Karen L. King, a historian of early Christianity at Harvard Divinity School, has identified what appears to be a scrap of fourth century Egyptian papyrus that contains the first known explicit reference to Jesus as married. The fragment, which has been preliminarily authenticated but still must undergo further testing, portrays Jesus as referring to a woman as his legitimate disciple, most likely his wife, whom the text’s author probably believed to be Mary Magdalene.

The text is not evidence Jesus was married, said the professor. But she said it may cast new light on the history of early Christianity, including the formation of Christian views of celibacy and whether women were members of Jesus’s inner circle.

“The issue has far from gone away,” King said.

The fragment is smaller than a business card, and appears to have been torn from the middle of a page of a codex, or primitive book, written in a southern Egyptian dialect. It contains just eight broken lines, scrawled in a crude Coptic hand.

The fourth says: “…  Jesus said to them, ‘My wife…”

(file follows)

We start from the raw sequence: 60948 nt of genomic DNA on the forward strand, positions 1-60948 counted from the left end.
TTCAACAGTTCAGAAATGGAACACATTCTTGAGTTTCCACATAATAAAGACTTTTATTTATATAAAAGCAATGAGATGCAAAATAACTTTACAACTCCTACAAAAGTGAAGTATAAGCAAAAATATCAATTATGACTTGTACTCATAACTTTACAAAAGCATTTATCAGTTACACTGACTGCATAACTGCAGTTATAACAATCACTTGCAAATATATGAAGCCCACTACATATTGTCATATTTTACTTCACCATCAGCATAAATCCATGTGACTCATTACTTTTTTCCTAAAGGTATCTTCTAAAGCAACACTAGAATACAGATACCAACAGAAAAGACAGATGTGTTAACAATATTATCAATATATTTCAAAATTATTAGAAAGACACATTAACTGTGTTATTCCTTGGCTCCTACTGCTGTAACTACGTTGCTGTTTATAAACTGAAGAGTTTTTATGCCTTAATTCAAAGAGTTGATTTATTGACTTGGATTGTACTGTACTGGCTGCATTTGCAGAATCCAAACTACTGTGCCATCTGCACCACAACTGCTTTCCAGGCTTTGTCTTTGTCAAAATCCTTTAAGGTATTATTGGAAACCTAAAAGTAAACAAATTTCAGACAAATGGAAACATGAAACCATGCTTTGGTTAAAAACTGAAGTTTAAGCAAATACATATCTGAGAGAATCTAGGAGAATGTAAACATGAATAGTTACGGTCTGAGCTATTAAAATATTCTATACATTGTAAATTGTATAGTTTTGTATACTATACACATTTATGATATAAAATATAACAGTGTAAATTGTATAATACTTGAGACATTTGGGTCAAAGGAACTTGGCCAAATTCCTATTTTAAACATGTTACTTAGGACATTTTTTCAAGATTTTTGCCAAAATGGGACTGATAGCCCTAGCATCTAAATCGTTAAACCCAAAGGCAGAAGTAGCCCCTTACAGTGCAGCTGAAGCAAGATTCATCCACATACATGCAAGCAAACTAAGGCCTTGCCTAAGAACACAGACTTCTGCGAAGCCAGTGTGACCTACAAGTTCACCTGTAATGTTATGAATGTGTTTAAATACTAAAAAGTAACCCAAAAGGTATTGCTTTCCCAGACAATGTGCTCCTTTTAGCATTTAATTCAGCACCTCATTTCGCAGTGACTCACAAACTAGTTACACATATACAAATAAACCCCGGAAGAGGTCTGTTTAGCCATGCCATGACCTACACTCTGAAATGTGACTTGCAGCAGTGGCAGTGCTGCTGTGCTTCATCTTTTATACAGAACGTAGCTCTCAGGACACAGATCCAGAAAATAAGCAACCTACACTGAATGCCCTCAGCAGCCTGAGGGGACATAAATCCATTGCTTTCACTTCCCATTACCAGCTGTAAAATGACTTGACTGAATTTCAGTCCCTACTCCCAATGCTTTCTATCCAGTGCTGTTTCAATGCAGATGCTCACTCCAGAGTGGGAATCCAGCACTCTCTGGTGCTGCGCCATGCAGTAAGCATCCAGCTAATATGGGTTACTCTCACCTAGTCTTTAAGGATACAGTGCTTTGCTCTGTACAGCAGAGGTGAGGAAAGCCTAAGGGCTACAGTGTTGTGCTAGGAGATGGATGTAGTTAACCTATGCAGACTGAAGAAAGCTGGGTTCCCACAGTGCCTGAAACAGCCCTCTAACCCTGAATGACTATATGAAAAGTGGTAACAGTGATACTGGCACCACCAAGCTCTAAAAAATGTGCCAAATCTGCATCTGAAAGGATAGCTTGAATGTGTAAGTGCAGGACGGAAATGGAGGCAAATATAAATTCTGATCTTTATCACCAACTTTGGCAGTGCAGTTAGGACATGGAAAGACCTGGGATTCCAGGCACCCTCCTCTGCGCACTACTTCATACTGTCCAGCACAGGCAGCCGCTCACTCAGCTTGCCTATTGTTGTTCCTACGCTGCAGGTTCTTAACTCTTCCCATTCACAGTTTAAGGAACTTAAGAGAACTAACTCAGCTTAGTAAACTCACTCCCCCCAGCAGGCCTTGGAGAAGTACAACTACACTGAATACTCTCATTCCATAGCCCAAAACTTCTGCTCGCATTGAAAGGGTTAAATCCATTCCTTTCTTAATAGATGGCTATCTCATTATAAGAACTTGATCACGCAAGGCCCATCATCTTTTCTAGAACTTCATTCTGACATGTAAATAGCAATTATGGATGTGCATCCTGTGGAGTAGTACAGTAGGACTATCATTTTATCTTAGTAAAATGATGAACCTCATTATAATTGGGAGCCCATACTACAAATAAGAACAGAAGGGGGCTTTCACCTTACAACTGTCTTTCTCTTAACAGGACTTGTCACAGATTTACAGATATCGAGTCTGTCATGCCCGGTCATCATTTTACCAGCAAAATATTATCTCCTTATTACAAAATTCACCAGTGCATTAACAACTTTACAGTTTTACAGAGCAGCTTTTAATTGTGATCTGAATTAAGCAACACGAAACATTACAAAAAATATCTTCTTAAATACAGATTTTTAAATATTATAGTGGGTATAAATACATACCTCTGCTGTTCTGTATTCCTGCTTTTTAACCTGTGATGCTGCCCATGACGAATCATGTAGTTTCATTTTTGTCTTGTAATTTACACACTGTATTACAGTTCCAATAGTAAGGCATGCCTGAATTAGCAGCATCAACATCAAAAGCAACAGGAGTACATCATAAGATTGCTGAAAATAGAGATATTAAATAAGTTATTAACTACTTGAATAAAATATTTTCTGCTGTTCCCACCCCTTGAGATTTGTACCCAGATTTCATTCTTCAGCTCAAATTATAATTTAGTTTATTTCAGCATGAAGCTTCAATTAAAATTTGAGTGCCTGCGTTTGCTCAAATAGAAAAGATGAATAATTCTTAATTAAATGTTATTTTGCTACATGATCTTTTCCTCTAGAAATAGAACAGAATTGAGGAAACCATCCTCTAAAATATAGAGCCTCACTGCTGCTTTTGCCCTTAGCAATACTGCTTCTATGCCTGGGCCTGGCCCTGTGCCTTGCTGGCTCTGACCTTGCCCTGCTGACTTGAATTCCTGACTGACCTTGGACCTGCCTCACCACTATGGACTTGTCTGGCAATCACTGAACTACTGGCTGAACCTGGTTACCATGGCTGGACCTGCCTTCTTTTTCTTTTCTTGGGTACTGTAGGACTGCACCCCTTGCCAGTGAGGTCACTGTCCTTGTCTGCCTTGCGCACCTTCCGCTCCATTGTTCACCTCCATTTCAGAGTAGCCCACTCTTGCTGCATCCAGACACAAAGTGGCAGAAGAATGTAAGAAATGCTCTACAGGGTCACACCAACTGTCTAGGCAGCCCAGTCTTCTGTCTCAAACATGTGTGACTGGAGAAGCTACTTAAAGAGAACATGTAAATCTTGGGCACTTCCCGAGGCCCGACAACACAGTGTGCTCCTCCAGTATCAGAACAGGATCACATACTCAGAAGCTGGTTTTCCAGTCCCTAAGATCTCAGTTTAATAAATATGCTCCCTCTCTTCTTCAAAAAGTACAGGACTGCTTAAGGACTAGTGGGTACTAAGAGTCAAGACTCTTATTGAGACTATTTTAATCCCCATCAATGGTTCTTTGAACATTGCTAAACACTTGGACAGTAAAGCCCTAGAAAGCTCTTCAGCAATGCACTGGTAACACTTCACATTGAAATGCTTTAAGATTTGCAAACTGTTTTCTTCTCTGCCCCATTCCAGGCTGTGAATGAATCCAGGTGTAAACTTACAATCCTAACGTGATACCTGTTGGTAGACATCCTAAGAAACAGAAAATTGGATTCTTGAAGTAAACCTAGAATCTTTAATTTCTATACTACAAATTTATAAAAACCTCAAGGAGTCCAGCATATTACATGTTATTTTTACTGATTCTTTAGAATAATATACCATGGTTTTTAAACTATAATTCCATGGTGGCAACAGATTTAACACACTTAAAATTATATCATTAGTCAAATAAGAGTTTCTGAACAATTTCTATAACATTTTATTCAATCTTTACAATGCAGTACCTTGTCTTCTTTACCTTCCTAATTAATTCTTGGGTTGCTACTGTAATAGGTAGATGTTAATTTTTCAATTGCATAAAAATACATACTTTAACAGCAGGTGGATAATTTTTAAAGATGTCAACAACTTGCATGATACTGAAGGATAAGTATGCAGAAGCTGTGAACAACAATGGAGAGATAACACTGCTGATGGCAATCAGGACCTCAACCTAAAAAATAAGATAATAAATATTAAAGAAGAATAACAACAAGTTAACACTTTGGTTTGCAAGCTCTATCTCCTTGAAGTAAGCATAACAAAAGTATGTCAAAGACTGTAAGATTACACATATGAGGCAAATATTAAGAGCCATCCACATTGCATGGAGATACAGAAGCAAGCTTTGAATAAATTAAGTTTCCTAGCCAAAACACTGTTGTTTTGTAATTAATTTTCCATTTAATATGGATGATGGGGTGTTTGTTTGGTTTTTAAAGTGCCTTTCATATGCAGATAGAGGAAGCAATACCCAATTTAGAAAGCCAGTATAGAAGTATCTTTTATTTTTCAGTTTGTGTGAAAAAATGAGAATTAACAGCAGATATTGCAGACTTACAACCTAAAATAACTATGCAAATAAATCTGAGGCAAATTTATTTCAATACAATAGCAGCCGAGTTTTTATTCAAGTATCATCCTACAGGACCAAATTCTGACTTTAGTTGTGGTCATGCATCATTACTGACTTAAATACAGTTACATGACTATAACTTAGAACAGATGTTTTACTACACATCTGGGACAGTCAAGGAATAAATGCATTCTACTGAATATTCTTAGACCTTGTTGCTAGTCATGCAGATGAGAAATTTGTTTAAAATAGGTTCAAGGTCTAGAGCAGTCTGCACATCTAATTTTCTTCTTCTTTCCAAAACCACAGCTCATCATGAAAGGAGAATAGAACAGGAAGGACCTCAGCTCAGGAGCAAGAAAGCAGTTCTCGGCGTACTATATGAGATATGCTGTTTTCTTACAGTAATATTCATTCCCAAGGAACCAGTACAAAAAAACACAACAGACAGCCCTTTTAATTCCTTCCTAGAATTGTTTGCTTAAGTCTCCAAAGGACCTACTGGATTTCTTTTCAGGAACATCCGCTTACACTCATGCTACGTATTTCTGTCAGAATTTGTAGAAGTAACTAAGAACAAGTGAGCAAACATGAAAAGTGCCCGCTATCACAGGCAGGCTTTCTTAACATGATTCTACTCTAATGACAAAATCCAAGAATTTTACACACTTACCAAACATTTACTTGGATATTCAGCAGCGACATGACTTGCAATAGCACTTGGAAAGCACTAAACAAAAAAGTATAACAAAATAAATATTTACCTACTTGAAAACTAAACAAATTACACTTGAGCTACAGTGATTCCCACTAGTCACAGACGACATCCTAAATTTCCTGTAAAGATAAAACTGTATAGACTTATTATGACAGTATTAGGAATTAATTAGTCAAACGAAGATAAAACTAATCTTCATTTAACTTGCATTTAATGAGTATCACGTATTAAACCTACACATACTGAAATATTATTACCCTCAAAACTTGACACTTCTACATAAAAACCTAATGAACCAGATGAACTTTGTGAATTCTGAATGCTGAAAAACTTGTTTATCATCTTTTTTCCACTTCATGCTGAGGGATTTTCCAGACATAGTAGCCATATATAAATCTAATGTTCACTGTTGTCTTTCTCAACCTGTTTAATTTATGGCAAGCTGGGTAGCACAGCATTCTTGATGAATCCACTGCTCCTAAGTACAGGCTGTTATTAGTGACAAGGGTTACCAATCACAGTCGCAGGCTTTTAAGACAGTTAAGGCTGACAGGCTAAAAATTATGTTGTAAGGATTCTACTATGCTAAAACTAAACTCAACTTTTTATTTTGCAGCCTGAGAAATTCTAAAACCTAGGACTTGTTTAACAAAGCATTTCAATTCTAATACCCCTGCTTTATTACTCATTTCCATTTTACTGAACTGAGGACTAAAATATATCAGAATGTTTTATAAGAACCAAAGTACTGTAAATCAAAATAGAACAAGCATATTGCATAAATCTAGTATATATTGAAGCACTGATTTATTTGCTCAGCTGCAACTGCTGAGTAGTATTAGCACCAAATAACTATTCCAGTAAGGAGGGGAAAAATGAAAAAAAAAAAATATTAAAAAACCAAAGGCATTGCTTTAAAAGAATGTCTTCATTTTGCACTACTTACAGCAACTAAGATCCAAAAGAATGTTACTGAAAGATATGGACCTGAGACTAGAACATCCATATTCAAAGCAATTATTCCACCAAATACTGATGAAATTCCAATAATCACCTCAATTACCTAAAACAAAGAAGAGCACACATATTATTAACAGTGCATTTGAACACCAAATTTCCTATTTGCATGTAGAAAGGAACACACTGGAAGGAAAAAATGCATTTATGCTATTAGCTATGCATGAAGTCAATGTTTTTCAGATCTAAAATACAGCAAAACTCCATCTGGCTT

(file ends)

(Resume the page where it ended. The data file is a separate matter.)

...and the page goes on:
The next line reads: “…  she will be able to be my disciple.”

The fragment appears to underscore the diversity of Christian ideas about Jesus’s life when the faith was still in its infancy, before the books of the New Testament had been canonized and religious councils convened to resolve differences over beliefs.

“It helps to remind us that practically everything that later generations told about Jesus was put together and edited by somebody well after his death, and represents the view of Jesus that they were trying to get across,” said Roger Bagnall, director of the Institute for the Study of the Ancient World and professor of ancient history at New York University, who helped King authenticate the papyrus.